No one could have predicted Radiohead’s next move, but cynics might have assumed the worst.
Let’s use the corniest possible rockist analogy to trace their previous, archetypal career trajectory — after all, Thom Yorke, the Greenwoods and Co. are the closest thing we’ve had to Beatles during the past two decades. Call Hail to the Thief Radiohead’s White Album, the deliberately bloated, throw-everything-at-the-wall compendium after a visionary redirection (Kid A is superior to Sgt. Pepper’s — I’ll acknowledge that as the weakest link in the analogy — but Amnesiac is a easy fit as a Magical Mystery Tour equivalent). Then came a placid but consistent experiment, In Rainbows, which managed to wring all the moods possible out of a rock band in its most elemental form (Abbey Road). The patchy King of Limbs/Let it Be, then, forced us to confront a bunch of guys that might have had better things to do at the time — enjoying getting together to jam, but participating at varying levels. Sometimes there was the gnawing feeling that only one among them was running the show.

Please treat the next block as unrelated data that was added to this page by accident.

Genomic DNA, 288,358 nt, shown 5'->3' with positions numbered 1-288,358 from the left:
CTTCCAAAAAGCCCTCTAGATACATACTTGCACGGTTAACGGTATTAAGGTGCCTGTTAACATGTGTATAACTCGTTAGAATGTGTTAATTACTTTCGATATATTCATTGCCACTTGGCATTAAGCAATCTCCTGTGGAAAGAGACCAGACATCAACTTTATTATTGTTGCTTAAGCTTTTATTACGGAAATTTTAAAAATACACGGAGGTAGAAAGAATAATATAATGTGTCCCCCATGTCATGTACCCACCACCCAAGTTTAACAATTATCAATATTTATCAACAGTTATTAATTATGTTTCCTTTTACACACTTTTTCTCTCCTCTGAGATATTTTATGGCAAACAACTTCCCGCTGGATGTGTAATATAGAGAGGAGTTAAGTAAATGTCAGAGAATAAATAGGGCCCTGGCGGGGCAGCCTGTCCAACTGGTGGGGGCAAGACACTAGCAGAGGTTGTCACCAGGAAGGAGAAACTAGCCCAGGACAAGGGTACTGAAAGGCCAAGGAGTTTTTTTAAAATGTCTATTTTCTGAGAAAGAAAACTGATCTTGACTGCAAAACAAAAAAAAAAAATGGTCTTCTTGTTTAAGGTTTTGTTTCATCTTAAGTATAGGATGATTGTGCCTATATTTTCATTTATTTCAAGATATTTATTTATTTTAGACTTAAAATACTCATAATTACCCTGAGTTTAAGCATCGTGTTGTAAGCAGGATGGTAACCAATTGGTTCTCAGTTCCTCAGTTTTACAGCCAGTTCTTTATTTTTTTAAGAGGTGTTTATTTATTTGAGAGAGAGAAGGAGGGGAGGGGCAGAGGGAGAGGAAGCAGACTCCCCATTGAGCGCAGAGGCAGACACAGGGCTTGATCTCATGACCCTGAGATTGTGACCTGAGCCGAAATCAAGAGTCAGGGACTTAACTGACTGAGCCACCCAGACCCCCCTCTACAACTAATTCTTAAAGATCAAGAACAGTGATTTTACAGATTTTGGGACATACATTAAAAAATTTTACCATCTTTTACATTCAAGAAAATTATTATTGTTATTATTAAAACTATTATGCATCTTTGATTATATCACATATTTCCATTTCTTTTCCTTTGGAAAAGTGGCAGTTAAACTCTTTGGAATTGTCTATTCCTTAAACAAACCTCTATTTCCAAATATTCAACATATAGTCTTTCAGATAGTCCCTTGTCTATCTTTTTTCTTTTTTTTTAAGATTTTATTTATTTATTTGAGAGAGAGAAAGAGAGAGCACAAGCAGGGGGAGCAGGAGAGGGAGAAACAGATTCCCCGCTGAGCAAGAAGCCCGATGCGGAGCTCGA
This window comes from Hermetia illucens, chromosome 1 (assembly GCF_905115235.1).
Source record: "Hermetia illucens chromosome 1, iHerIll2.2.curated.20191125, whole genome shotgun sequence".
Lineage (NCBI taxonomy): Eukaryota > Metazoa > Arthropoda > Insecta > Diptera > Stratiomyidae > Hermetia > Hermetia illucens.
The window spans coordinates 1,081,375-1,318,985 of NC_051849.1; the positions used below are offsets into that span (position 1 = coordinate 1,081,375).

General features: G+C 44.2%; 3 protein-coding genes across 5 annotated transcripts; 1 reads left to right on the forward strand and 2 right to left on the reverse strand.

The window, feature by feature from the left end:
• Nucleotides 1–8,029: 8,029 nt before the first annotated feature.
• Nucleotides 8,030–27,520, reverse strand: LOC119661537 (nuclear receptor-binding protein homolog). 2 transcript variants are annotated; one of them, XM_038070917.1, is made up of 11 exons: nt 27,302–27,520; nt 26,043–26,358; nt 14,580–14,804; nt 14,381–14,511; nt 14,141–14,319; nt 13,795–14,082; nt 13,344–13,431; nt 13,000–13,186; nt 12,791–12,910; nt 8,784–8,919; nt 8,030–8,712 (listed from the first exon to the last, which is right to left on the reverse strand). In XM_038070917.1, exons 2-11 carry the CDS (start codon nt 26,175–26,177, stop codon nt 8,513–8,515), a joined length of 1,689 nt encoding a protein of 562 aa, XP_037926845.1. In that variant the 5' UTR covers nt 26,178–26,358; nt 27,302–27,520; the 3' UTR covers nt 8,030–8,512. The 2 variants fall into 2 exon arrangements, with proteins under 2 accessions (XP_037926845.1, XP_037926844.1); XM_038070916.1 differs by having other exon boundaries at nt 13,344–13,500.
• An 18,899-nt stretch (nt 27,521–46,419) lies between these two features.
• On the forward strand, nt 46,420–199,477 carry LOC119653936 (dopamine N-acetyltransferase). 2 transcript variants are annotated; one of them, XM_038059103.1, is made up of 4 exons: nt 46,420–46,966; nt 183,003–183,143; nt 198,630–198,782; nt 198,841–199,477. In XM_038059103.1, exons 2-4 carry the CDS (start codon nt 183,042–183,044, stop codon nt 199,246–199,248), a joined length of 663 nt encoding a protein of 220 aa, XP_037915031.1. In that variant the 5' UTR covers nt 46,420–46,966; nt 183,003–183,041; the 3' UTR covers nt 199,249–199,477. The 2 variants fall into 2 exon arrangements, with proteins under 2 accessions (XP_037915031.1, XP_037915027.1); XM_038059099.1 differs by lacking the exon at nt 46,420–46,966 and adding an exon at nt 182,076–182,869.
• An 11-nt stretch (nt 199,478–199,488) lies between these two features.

This is all by way of saying: Radiohead had already had a full, logical run as a band. Was a compelling expansion of their sonic universe possible at this stage of things?
The pre-release singles “Burn the Witch” and “Daydreaming” didn’t indicate a clear direction for A Moon Shaped Pool. Going off those songs, one could still have speculated that Radiohead would persist in their slightly-too-comfortable, just-a-rock-band phase and coast along, signing off on what felt most fun and least pressured for them. Many came to love King of Limbs, but after a couple more albums hot-potatoing ideas from that album, In Rainbows, and the Atoms for Peace LP, their public might have rightfully counted Radiohead out. It can’t be an easy thing to sustain, being the most innovative, culturally resonant, and proudly modernist Rock Band going.
It remains incredible, to this day, to think that Radiohead forced new audiences to address the glitchy, brittle electronica of Aphex Twin and Autechre on Kid A, and even odder, more haunted digital landscapes. It’s also cool, in 2016, that Radiohead is testing old fans with an album dominated by experimental classical gestures, one which sometimes dare to overtake an entire track. These moments on A Moon Shaped Pool, of course, courtesy of multi-instrumentalist Jonny Greenwood, who, especially since the time of the last Radiohead album, has become a professional-grade composer of orchestral and choral music.